Verses 20 through 24 are a beautiful, beautiful testimony of the divinity of Jesus Christ. What follows next is very interesting, but totally makes sense when you think about how the gospel works (opposition in all things - read 2 Nephi chapter 2). Verses 25 to 29 describe Satan's (Lucifer's) fall and how he became the devil. All of God's children have agency (the ability to choose); while we were in heaven, before coming to earth and receiving a physical body, we still had agency. Satan was also a son of God, like us, but he decided to turn away and rebel against God. Because Satan sought to take away our right and ability to choose and make decisions for ourselves (the ability that God had given us), he was cast out of heaven and became the devil, in opposition to God and His righteousness. Being in opposition to God is a pretty miserable existence, since you're condemned to fail, so Satan likes to make other people miserable (verse 29).

Now, for the different camps of followers under these leaders we can choose to follow. Verses 30 through 38 talk about a rare group of people: the sons of perdition. These are "those with whom [Satan] had made war with and overcame," and who "know [God's] power, and have been made partakers thereof, and suffered themselves [an important distinction] through the power of the devil to be overcome, and to deny the truth and defy [God's] power." Sons of perdition are rare because they have received an indisputable witness of Jesus Christ and then denied it or turned against it, and very, very few people have a witness that strong in order to deny or reject it. I called attention to the "suffering themselves... to be overcome", because I believe very strongly in our power to choose. Satan cannot take anyone by force (and neither can God, for that matter) - if we are to become subject to anyone, it is by surrendering our obedience to them. Surrendering to God is good (He loves us and we can trust Him to take care of us and lead us to happiness); surrendering to Satan is bad and will only make you more thoroughly miserable than you've ever been in your life. Between the two, I prefer and recommend the former over the latter.

Verses 39 to 49 discuss the resurrection in general, testify of the mission of Jesus Christ, and describe a little bit more the outcome for the sons of perdition. The mission of Christ is really simple and powerful: "That he came into the world, even Jesus, to be crucified for the world, and to bear the sins of the world, and to sanctify the world, and to cleanse it from all unrighteousness; that through him all might be saved whom the Father had put into his power and made by him" (verses 41-42). Christ did for us what we could not do for ourselves; His love is so pure and so powerful that it enabled Him to suffer the weight of justice for all that we've ever done wrong (which is a lot), and all He asks us to do is to meet his conditions of repentance to receive the blessings of His Atonement (forsaking our sins, making retribution where possible, and seeking forgiveness). These are also the conditions that, if we live by them, will lead us to become more like God is, and show us the way to live that will bring the most happiness. The last bit that covers the sons of perdition basically says "You don't want to find out how bad it's gonna be for them." It's pretty sad, because the only reason they can't enjoy the blessings of the Atonement is because they refuse to accept them.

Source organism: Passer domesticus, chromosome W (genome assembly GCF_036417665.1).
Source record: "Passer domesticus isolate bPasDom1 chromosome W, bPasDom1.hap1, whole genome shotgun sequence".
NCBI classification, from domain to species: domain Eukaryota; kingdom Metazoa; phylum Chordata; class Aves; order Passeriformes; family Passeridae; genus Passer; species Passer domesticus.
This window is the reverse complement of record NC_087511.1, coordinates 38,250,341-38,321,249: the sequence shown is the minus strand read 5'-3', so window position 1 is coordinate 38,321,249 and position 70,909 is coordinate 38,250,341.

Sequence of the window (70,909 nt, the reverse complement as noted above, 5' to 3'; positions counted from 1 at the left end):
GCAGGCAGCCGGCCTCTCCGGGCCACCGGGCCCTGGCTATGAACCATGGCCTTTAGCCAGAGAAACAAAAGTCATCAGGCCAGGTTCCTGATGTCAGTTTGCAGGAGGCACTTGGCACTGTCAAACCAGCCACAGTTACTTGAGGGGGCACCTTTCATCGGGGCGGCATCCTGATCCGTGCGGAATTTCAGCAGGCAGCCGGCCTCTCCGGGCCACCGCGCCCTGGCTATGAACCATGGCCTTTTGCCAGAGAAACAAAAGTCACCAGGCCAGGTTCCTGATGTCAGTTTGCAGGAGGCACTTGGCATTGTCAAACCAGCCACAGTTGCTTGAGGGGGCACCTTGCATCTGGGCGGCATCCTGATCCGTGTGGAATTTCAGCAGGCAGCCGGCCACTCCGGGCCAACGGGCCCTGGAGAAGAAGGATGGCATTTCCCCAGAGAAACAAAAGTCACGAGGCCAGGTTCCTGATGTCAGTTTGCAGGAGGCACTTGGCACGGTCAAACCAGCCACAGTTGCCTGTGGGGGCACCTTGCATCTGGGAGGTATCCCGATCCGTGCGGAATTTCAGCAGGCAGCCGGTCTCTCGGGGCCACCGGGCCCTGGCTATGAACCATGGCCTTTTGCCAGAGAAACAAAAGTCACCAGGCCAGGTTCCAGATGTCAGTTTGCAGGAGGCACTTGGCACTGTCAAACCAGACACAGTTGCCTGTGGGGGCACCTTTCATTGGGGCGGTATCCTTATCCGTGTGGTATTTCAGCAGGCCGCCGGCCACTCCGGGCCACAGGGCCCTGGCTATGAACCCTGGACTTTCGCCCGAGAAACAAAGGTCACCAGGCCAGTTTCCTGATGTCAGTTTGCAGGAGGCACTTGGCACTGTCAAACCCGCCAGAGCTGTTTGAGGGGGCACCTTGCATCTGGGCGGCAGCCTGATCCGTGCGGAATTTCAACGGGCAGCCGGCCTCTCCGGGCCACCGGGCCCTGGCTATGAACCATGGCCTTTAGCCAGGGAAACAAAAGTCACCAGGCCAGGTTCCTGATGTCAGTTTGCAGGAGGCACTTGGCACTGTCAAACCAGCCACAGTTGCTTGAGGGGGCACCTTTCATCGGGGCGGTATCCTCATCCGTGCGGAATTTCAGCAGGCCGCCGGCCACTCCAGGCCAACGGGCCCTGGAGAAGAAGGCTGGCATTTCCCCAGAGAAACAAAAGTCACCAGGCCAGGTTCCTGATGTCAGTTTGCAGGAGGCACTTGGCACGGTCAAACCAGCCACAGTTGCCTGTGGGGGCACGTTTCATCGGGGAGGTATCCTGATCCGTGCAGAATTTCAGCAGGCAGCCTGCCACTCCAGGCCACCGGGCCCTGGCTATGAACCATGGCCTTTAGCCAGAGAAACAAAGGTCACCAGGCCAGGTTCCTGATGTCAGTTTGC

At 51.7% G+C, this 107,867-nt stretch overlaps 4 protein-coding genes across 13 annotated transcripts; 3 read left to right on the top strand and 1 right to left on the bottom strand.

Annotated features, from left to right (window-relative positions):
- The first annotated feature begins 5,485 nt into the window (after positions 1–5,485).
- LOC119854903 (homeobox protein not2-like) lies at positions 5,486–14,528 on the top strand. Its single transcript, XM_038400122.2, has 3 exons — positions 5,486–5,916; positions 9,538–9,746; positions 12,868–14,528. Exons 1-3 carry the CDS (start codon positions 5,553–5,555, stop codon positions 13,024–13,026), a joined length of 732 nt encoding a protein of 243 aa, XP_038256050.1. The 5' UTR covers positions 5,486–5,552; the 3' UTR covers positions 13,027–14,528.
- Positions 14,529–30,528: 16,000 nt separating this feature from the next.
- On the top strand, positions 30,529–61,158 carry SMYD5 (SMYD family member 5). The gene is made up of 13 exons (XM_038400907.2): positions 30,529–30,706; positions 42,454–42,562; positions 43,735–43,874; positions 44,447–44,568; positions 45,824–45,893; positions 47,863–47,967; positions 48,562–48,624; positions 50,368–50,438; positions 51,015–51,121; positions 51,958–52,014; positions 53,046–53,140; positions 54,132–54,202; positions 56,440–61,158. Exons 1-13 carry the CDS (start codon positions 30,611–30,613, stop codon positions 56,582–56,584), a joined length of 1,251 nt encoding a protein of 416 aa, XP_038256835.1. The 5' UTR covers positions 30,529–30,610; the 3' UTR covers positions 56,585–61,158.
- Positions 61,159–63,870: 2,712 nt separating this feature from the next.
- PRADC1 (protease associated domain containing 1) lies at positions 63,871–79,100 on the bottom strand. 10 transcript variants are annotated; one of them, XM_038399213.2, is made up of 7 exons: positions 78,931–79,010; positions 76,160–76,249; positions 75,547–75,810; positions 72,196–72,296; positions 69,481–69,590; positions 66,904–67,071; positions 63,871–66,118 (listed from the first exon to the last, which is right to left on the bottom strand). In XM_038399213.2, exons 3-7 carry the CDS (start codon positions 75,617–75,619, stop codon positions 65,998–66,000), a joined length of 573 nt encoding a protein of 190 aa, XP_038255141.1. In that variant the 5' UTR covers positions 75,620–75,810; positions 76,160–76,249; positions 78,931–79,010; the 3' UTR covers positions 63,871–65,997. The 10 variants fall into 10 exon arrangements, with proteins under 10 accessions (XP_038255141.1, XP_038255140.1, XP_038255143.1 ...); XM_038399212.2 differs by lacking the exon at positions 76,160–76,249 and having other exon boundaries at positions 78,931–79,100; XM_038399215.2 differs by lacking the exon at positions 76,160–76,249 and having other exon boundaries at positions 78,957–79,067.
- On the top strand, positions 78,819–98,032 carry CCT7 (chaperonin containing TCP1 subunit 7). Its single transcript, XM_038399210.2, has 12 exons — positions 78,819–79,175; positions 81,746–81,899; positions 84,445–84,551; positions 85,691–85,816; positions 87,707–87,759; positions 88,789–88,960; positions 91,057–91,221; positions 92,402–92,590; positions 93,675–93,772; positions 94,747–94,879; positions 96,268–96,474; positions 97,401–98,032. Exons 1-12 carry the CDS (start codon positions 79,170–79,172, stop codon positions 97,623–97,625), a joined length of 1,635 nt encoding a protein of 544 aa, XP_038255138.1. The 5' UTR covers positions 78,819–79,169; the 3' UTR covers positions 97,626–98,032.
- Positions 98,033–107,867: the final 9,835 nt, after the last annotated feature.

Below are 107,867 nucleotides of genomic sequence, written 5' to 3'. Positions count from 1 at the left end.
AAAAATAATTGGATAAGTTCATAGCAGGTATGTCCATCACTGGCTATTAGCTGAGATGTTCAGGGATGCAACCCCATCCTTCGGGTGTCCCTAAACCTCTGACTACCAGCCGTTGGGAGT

The next vision, or part of the vision, is concerning the resurrection of the just. Verses 50 to 70 cover the celestial kingdom, or, the highest of the kingdoms of heaven (verse 70). The solution to the Joseph's confusion was this: to have several degrees in heaven, respective to the obedience and faithfulness exhibited by those who inherit each degree or kingdom. Qualities of those who inherit the celestial kingdom: received the testimony of Jesus, and believed on his name, and were baptized by immersion for the remission of sins (v. 51); received the gift of the Holy Ghost through proper priesthood authority (v. 52); overcome (sins or weaknesses) by faith and are "sealed by the Holy Spirit of promise" (v. 53). Blessings they get are: that they are given all things by the Father (v. 55, 59); they are priests/kings/gods/sons of God after the order of the priesthood after receiving of God's fullness and glory (v. 56-58); they shall overcome all things (v. 60); they shall dwell in the presence of God forever and ever, in Mount Zion (v. 62, 66); they shall have part in the first resurrection/the resurrection of the just (v. 64, 65); their names are written in heaven (v. 68). In short, individuals (or rather, families, when you learn more about the celestial kingdom) who inherit the celestial kingdom are "they who are just men made perfect through Jesus the mediator of the new covenant, who wrought out this perfect atonement through the shedding of his own blood" (verse 69, emphasis added). These are people who tried their hardest, who repented when they messed up, and who kept trying all the way to the end. After they did all that, Christ made up the difference and raised them to perfection. The most detail is given about the celestial kingdom because, to paraphrase Joseph Smith, that's the one we're aiming for! Why would you aim for only second-best? You want to give it your best shot, and so we have a more detailed recipe for how to get to the celestial kingdom than we do for the other two kingdoms (which are soon to follow).